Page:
In what could be called a collision of two fringes -- those being sound and motion -- I watched “On Tap” Friday night at the Sproull Atrium, where dancers interpreted music and musicians interpreted dance. This is a fairly common practice, even in the heads of those who are completely unaware they’re doing it even when they, for example, use colors to describe sound or visa versa.
The best piece by far was the first, where minimalist jazz converged with the rhythmic steps of a tap dancer. Other pieces touched upon the operatic, with dancers prancing about the space offering little in the way of deciphering the music, but rather compounding the beautiful obscurity.
Later that night and across the street The Campbell Brothers painted the Eastman Theatre with the crowd’s brains. The band rocked ferociously with its blend of sacred intentions and a badass, locomotive drive. The whole performance lasted around 45 minutes and was one giant crescendo, one giant ovation.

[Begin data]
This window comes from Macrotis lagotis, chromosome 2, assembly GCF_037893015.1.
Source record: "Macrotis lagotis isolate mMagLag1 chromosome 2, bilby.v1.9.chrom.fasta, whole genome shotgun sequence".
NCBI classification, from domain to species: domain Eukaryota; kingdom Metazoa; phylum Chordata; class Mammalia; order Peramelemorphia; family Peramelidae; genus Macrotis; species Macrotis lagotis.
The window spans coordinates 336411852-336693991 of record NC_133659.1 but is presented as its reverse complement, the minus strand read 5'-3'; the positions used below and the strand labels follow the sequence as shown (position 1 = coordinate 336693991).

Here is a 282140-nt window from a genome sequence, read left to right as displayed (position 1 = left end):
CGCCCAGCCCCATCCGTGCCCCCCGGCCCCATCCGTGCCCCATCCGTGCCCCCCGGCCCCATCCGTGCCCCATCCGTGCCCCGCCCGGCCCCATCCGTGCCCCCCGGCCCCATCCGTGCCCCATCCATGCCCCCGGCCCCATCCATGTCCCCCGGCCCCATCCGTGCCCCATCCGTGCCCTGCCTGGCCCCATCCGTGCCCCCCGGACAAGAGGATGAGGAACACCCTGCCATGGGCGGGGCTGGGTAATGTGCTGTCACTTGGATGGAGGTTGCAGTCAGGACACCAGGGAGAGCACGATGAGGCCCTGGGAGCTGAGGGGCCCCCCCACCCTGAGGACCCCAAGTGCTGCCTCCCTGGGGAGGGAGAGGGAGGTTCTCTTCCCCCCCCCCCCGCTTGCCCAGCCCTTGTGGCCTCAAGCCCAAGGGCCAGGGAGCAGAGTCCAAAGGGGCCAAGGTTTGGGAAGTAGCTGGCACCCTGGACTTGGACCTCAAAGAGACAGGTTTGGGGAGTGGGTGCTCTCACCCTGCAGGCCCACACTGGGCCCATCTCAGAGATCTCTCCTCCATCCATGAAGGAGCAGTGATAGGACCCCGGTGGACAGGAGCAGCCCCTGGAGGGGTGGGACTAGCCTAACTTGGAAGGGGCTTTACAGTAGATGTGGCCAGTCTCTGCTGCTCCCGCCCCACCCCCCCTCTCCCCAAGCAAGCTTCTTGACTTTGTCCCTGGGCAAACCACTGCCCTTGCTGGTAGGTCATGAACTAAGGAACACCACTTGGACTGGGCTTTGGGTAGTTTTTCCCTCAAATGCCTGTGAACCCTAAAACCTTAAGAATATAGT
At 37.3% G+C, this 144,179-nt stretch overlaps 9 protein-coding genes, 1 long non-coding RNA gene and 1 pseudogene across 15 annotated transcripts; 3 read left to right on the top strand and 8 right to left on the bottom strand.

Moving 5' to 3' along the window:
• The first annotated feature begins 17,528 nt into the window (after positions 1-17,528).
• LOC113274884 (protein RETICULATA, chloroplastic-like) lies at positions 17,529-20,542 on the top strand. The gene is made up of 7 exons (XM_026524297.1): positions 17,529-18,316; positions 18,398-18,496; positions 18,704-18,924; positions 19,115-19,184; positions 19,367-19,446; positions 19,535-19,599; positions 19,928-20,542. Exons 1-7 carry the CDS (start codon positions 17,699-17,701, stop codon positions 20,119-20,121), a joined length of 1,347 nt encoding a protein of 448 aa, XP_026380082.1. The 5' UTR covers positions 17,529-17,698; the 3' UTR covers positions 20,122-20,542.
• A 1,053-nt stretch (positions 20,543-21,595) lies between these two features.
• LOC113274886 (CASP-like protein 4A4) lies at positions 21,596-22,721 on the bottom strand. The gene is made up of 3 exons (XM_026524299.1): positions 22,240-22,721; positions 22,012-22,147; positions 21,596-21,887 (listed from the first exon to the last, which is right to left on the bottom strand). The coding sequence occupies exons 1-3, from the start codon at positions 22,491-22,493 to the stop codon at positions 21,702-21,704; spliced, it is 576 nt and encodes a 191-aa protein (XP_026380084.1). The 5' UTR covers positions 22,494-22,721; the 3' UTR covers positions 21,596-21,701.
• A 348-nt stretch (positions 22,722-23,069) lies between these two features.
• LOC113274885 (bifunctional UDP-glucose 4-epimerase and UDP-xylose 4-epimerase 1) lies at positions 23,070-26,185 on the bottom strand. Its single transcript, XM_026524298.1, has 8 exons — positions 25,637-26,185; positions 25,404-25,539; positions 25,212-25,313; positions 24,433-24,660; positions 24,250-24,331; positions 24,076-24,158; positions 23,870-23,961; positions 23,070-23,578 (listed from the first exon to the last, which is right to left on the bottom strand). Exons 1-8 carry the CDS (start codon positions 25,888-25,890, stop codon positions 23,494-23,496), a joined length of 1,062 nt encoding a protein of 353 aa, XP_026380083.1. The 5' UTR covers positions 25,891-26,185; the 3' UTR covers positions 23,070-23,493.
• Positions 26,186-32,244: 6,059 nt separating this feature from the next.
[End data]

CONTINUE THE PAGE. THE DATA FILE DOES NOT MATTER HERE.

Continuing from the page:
This is not an act you want to follow, yet The Harlem Gospel Choir stepped up and took a swing. The sound was an angelic cacophony, an impressive wall of voices supported by just keyboards and drums. The highlight for me was when they came out from behind their mics and positively belted sans amplification. It was infectious and beautiful.
This was my first foray into the Fringe Festival, and I have to say it’s pretty cool, especially the fact that a lot of people were walking around without a clear sense of what it is or how to take it, ultimately customizing it to their own specifications and varying levels artistic appreciation. As it takes shape, I hope this festival maintains this certain degree of vague ambiguity. Rochester needs more of this.